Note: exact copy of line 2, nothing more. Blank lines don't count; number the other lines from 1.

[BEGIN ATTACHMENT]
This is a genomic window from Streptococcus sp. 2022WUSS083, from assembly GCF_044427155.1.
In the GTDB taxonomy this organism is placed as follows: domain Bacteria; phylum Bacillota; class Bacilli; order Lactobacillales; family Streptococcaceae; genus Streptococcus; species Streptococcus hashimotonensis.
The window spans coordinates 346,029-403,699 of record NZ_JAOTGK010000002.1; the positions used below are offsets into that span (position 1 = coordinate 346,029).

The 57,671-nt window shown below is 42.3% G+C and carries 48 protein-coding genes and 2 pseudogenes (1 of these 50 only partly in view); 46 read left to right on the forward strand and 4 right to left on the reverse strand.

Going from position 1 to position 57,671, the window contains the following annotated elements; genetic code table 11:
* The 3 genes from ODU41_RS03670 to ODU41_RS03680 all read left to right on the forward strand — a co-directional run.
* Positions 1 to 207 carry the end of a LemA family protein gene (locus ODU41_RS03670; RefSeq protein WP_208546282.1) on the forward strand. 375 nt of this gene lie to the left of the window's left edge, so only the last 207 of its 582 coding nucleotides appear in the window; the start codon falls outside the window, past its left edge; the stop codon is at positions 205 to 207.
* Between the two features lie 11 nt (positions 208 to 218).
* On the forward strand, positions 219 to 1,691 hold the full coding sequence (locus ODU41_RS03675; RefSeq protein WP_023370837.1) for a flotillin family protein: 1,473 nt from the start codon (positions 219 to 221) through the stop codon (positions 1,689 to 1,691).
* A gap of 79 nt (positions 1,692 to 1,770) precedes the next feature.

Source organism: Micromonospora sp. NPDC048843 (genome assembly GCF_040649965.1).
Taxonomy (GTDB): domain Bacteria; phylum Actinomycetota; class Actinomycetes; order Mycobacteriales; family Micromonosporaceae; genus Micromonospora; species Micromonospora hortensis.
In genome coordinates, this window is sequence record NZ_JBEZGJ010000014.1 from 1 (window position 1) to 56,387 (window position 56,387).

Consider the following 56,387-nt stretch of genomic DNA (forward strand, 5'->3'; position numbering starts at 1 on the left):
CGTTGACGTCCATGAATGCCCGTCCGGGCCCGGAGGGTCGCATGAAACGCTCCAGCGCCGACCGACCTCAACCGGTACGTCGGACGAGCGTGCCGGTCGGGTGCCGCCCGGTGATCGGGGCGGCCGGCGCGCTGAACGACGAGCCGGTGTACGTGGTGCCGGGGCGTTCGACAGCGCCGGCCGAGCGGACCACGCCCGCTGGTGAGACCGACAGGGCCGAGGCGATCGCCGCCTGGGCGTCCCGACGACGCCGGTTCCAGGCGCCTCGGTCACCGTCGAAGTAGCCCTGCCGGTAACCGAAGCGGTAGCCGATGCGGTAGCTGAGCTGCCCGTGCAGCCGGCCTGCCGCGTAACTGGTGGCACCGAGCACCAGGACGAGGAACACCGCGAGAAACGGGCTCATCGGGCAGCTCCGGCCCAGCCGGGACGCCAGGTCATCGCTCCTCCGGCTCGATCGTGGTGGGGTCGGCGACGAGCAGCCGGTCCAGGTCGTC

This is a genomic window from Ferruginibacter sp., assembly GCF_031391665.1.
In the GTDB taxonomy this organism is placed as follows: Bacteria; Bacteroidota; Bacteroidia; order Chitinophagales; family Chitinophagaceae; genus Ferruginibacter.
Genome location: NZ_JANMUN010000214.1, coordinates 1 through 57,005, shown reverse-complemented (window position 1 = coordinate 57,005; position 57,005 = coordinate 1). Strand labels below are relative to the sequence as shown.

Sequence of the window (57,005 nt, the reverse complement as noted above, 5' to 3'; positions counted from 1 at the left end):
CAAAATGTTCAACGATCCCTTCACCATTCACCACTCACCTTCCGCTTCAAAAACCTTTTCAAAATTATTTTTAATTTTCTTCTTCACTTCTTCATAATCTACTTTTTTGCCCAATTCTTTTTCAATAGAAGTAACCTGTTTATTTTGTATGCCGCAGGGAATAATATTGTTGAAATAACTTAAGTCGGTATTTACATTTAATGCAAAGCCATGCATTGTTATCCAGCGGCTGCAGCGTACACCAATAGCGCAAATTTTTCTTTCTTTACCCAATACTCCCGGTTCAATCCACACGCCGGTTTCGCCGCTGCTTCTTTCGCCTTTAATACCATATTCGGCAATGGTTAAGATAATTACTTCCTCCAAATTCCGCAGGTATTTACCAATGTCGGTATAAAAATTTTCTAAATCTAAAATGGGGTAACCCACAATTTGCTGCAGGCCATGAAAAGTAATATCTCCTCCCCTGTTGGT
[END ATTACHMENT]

In the GTDB taxonomy this organism is placed as follows: domain Bacteria; phylum Bacillota; class Bacilli; order Lactobacillales; family Streptococcaceae; genus Streptococcus; species Streptococcus hashimotonensis.